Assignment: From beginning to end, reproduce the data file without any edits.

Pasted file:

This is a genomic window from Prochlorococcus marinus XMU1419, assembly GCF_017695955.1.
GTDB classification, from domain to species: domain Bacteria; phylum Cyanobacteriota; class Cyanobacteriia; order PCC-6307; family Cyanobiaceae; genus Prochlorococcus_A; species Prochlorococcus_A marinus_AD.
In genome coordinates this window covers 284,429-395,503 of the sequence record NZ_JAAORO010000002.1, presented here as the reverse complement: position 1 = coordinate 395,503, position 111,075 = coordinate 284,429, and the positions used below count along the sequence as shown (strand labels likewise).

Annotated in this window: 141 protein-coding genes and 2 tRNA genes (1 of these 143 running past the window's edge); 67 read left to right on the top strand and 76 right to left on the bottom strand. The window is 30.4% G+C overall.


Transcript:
This is a genomic window from Prochlorococcus marinus XMU1419, assembly GCF_017695955.1.
GTDB classification, from domain to species: domain Bacteria; phylum Cyanobacteriota; class Cyanobacteriia; order PCC-6307; family Cyanobiaceae; genus Prochlorococcus_A; species Prochlorococcus_A marinus_AD.
In genome coordinates this window covers 284,429-395,503 of the sequence record NZ_JAAORO010000002.1, presented here as the reverse complement: position 1 = coordinate 395,503, position 111,075 = coordinate 284,429, and the positions used below count along the sequence as shown (strand labels likewise).

Annotated in this window: 141 protein-coding genes and 2 tRNA genes (1 of these 143 running past the window's edge); 67 read left to right on the top strand and 76 right to left on the bottom strand. The window is 30.4% G+C overall.